Every study that I’ve read that links between sexuality and health finds sexual behavior highly correlated to overall happiness and health.  I find when I’m not emotionally connecting with my spouse we don’t physically connect.  When we don’t physically connect it makes emotionally connecting even more difficult. Before you know it you’re in a vicious cycle living separate lives wondering why you’re so angry all the time.

Nonetheless, whatever your age, if you are having problems with your sex life Marriage Counseling may be worth trying to fix them.  No time of life is without its difficulties.  Many 60-plus couples are having the most rewarding and pleasurable sex of their lives. Don’t you want to be one of them?

Call me at (8587) 735-1139 let’s get that conversation started.

 

The New Year’s Eve Kiss

The New Year’s Eve kiss.  Whether you ring in the new year watching the Times Square ball drop from your living room or toasting champagne at an upscale establishment, tradition makes a case for celebrating the new year with people you love.  According to English and German folklore, the first person you encounter in a new year—and the nature of that encounter—sets the tone for the rest of the year.  A kiss is about strengthening relationships you wish to maintain in the future. If a couple celebrating together on New Year’s Eve want something more from their date taking the time to lock lips at the stroke of midnight can solidify the relationship.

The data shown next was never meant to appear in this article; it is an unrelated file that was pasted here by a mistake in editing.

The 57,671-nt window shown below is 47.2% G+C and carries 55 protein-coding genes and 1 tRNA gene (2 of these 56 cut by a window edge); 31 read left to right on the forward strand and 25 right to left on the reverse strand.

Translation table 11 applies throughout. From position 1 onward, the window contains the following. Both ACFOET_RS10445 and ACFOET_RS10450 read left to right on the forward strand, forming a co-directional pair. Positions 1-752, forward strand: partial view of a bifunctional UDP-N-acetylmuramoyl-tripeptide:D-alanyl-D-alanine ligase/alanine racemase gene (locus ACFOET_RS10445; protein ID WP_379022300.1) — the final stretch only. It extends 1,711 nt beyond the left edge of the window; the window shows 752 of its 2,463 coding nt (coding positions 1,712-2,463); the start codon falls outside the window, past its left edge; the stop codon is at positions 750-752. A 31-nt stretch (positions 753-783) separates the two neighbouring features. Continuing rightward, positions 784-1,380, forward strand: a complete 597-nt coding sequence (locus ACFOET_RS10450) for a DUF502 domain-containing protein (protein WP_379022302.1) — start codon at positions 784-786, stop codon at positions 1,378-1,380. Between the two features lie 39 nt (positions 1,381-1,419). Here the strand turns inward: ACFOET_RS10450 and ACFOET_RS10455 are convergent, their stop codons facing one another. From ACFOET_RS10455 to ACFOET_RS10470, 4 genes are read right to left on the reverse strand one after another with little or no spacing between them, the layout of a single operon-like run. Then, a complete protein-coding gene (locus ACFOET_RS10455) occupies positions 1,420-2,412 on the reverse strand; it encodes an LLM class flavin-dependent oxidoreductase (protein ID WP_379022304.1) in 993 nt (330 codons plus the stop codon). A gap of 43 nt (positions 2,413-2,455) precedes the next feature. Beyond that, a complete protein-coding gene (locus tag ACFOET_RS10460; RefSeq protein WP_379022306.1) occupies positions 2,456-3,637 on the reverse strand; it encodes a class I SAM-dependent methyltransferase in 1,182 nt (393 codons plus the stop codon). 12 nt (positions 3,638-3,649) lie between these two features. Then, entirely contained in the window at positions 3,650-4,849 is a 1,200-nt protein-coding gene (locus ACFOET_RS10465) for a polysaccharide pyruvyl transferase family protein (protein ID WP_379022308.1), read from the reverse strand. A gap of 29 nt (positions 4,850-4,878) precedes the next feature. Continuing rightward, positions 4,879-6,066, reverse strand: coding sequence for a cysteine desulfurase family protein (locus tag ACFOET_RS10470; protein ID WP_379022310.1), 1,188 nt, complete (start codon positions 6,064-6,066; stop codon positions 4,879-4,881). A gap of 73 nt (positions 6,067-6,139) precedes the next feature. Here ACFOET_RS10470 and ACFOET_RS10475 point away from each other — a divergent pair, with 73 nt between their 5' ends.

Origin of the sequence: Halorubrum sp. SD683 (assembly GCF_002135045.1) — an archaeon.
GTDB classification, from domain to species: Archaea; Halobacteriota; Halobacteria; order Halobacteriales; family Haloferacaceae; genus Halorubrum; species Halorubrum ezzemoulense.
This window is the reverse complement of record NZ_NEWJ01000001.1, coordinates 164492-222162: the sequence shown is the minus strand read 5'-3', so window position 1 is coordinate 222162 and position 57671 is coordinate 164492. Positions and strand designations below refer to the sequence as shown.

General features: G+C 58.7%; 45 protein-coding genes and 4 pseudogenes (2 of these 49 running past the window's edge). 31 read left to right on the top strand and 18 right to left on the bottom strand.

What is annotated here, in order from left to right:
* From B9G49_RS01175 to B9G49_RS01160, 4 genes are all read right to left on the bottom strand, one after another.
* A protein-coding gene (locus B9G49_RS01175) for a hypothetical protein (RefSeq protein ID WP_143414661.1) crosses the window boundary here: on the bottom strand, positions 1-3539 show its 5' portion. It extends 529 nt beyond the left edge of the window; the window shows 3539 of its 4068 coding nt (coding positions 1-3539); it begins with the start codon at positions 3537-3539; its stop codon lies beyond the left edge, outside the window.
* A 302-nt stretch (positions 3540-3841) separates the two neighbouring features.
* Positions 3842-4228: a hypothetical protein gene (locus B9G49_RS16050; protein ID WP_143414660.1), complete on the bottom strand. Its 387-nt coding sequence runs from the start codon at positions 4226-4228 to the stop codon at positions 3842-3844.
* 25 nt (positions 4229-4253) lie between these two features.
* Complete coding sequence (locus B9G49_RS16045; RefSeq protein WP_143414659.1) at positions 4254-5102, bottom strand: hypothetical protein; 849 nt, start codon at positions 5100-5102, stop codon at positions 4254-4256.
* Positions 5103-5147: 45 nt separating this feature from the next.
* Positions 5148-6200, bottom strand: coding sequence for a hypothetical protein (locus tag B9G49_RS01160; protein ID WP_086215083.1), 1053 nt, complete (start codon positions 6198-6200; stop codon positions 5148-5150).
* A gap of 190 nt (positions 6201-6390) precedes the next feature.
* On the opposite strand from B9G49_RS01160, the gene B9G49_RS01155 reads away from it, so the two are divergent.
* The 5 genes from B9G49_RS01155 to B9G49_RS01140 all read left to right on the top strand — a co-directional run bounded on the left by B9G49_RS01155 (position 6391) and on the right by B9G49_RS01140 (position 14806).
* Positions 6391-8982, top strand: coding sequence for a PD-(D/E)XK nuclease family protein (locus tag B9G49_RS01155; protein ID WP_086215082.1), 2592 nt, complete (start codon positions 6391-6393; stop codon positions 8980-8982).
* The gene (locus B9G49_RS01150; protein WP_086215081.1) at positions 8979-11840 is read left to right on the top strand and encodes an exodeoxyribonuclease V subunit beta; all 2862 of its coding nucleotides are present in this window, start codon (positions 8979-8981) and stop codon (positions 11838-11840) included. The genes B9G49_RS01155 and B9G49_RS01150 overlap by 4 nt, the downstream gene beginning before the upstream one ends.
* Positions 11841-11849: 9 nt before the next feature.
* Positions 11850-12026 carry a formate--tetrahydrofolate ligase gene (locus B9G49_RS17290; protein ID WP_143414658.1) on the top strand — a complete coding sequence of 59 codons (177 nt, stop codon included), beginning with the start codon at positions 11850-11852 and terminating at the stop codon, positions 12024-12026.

For single people, there’s a superstition that not kissing anyone suggests a year of loneliness and lack of validation that you are lovable.  Like any other holiday, New Year’s Eve can put a great deal of stress on those without “plus ones”.  As a Marriage Counselor in private practice, I had a client, Julie, 38, who ditched New Year’s Eve plans she’d made with friends because she didn’t want to be the only single person in the group.  Julie stayed at home, where a New Year’s Eve kiss wasn’t a possibility or a threat and she ended up regretting the decision as she missed out on being with people who cared about her.